Secondary hyperparathyroidism is a condition where all the parathyroid glands becoming enlarged and overactive due to another (primary) disease or factor such as kidney failure or vitamin D deficiency.
The parathyroid glands control the calcium level in the bloodstream by secreting parathyroid hormone, or PTH. Low calcium levels in the bloodstream as well as other factors such as elevated phosphorus levels can give rise to overactive parathyroid glands. Kidney failure is the most common cause of secondary hyperparathyroidism and most patients are on dialysis for some time before they are considered candidates parathyroid surgery.
Some of the other less common causes of secondary hyperparathyroidism are:
- Calcium deficiency (from inadequate calcium in the diet or excessive calcium loss in the urine)
- Conditions that make it hard for the body to break down phosphate
- Kidney failure
- Aluminum poisoning
- Certain varieties of cancer
- Malabsorption in the gut
- Vitamin D disorders (commonly seen in people with inadequate sunlight exposure or children with malnutrition):
- Problems absorbing vitamin D (malabsorption)
- Problems breaking down vitamin D (usually due to the use of certain medications)
- Inadequate Vitamin D
- Bone pain
- Fractures (broken bones)
- Itching (pruritis)
Signs and tests
Blood tests check calcium, phosphorus, PTH and sometimes vitamin D levels. A urine calcium level may also be checked. Phosphorus levels may be low with absorption problems, and high in kidney failure. Bone x-rays can detect fractures, and a bone density test can detect bone mineral loss.
Correcting the calcium level, other electrolyte abnormalities and the primary cause of secondary hyperparathyroidism can remove the stimulus for the parathyroid glands to grow and thereby bring the PTH levels back to normal. Treatment may involve vitamin D intake, particularly when lack of intake or poor absorption are the cause.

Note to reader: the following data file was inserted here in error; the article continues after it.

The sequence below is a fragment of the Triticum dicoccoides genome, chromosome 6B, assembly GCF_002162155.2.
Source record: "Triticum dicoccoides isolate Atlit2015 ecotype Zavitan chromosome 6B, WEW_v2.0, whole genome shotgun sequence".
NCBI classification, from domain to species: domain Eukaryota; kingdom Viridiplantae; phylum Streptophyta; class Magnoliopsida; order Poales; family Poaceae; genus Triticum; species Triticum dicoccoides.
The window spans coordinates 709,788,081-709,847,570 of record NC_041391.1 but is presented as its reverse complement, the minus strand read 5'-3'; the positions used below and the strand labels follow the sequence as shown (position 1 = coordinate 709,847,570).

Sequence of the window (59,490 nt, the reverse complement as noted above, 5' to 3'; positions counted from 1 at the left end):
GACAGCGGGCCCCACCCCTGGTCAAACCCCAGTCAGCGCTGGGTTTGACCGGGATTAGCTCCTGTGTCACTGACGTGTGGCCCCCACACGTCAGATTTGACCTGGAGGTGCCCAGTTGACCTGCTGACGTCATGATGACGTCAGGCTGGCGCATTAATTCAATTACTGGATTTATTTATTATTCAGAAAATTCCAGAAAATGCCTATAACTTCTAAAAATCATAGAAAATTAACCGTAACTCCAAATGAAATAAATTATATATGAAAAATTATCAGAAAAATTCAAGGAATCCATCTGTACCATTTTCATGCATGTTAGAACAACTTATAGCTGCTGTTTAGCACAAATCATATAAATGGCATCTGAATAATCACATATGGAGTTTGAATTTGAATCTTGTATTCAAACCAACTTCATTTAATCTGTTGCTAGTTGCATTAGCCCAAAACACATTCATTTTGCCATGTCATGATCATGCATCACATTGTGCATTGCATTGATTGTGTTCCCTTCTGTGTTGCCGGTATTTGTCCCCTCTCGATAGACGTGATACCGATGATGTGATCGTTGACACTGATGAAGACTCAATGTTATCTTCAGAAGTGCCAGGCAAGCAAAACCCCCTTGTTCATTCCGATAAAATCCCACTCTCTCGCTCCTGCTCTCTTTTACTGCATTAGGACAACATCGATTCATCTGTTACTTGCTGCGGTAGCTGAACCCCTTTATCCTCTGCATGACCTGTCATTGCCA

Patients who have kidney failure and are on dialysis are often given calcium and told to avoid phosphate intake. Vitamin D therapy is also often utilized. Cinacalcet (trade name Sensipar) is often given to control the elevated PTH levels and can be used to prevent the need for an operation. Dialysis is necessary for patients with complete kidney failure. Kidney transplantation may reverse the condition. Surgery to remove the overactive parathyroid glands is often the best course of treatment.
Prognosis or Course of disease
If left untreated secondary hyperparathyroidism can be debilitating or even life threatening. Most patients can be treated with the various measures listed above and their disease controlled. Ultimately, the primary disease determines the prognosis.
Proper vitamin D intake and adequate sunlight exposure may help to prevent secondary hyperparathyroidism. Prevention of kidney failure and proper care once kidney failure have occurred are the mainstay of preventing or controlling secondary hyperparathyroidism.
This is a condition in which secondary hyperparathyroidism is present for an extended period of time and has become unresponsive to treatments including kidney transplant. Treatment is generally the same with patients often benefitting from parathyroid surgery.